Aug
18
2015

Getting the Word Out: Promotional Materials for Your Business

Categories: Blog

GETTING THE WORD OUT

If you’re a business owner, you know how difficult it can be to promote your business; after all, marketing your business is a full-time job in itself. And, for many small businesses, it’s not feasible to hire a marketing professional or outsource the job to an agency. So, what can you do on your own to drum up business? Plenty!

In today’s digital world, we often devote so much of our time, energy, and budgets to online promotion, and rightfully so. However, making room in the budget for off-line advertising and promotional materials is a must.

Depending on what type of business you have and what its focus is, you can determine which materials make sense for you. Let’s run through them.

  • Business cards: No ifs, ands or buts about it–business cards are an absolute must, no matter what your business is. There is no need to spend a ton on fancy cards or a professional logo; sites like Vistaprint make business cards and other promotional materials affordable and accessible to everyone. Some things to keep in mind:
    • Make sure your information is completely accurate and up-to-date. Also, a no brainer: if you’re listing a business email address that you don’t always check currently, make sure you do now!
    • Make sure they’re visually pleasing. Keeping it simple is often the way to go. Don’t clutter up your cards with busy designs and logos and too much information. Remember, the focus should be on your business and how potential customers can reach you–make that info easy for them to find.
    • Order enough; the last thing you want is to attend a networking event or meet really great potential customers only to realize you’re out of cards.
  • Rack Cards: Rack cards may make sense for your business. They can be an effective marketing material if used in the right situation. However, don’t waste your time and money sticking them on every windshield in a packed parking lot filled with customers who most likely won’t convert. A smart way–and more efficient use of your money–to distribute them is to pin them on bulletin boards in places potential customers might look at. For example, parks, restaurants, local businesses, universities, libraries, hotel lobbies, waiting rooms and apartment complexes are just a few places that have bulletin boards you can post your materials on. They can be a great match for many business types, especially make great sense for restaurants listing their menus, as well tourism-based services such as tour guides.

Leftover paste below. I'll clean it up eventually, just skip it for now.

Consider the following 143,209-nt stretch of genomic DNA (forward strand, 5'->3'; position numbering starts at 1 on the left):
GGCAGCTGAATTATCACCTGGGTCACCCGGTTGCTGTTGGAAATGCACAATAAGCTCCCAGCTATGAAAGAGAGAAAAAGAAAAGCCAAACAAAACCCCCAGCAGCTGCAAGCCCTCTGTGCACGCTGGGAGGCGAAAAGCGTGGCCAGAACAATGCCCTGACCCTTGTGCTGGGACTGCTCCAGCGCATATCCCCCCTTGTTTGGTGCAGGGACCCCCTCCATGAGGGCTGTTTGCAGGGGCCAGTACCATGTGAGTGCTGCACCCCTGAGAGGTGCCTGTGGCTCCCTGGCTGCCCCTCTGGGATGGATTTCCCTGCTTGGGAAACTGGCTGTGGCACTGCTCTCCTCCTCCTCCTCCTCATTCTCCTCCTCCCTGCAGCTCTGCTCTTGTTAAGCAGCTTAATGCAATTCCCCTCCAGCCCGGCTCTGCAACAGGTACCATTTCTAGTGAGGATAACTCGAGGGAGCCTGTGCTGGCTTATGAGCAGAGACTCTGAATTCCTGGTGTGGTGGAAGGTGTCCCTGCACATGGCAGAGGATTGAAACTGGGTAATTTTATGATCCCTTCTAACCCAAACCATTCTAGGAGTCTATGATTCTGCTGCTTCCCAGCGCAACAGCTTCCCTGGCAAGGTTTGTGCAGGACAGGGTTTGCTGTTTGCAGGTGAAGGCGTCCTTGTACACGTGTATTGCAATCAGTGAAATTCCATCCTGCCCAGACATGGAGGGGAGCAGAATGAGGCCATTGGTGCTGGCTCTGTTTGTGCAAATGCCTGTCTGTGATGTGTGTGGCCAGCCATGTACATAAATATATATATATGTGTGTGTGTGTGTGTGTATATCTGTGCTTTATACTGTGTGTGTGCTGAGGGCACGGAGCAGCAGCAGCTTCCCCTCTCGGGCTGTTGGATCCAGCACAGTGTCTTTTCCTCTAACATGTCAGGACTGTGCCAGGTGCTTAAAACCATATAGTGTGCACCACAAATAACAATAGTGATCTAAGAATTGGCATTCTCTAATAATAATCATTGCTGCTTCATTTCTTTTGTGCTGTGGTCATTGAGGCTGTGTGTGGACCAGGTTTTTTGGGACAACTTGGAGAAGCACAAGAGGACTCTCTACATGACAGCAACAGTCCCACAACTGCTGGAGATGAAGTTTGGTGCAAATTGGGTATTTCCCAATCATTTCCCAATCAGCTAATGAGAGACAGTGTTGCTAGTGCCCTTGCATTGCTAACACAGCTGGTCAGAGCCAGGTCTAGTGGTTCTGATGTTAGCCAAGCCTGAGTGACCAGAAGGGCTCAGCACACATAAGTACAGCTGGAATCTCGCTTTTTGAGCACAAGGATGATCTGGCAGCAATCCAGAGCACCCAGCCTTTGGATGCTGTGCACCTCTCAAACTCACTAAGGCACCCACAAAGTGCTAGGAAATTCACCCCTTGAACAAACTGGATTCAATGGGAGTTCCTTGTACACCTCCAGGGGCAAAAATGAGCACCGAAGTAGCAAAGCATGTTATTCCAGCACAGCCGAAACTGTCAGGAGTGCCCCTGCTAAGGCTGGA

• Brochures: If you are a business that offers many different types of services that you feel need to be explained to potential customers, then consider brochures. However, since they’re pricier, make sure they are a fit for your business and will get good use. Like rack cards, they are well suited to distributing to local businesses which display other rack cards, such as hotel lobbies.
  • Postcards: A promotional standard, the postcard can be used for more than just mailing. And for many different purposes, such as promotions, sales, and special events. However, there are a few universal tips to keep in mind:
    • Make headlines bold and short
    • Include a call to action
    • Encourage fast action, such as a deadline on a current promotion
    • Splurge for glossy, color postcards, which are most eye-catching and effective
    • Don’t pack them with too much information; potential customers often won’t read it
  • Swag: It might make sense for you to spend your promotional budget on “swag” items, which are items that potential customers could use in their everyday lives, such as t-shirts, pens, magnets, cups, drink holders, bottle openers, etc. Think about what would be a good match for your business–magnets and pens are a good match universally, while items such as cups, drink holders and bottle holders tend to be used more often by bars and restaurants. However, this isn’t always the case. Other examples of swag include USB flash drives and mouse pads; these tend to be well-suited to businesses focusing on professional services such as website design, computer repair, etc. Before you shell out cash on these items, think about what will be a good match, and most importantly, if people will actually look at what’s on the item. For instance, will they even notice what’s on the pen they’re writing with?
  • Flyers: Another promotional standard, flyers–although they have many uses–make the most sense when used to let potential customers know about special events and offers. Many of the same tips apply: keep it simple and uncluttered, make contact information prominent, and list the most important services you offer and/or details of the event or promotion.

You should now have a few ideas about what kinds of promotional materials are available to you, spend time gathering what you’ll need. If you have a logo, make sure it’s complete and will be the same across all of the promotional materials. Ensure your contact phone number, website URL and email addresses are all consistent and working.

Now, get to promoting!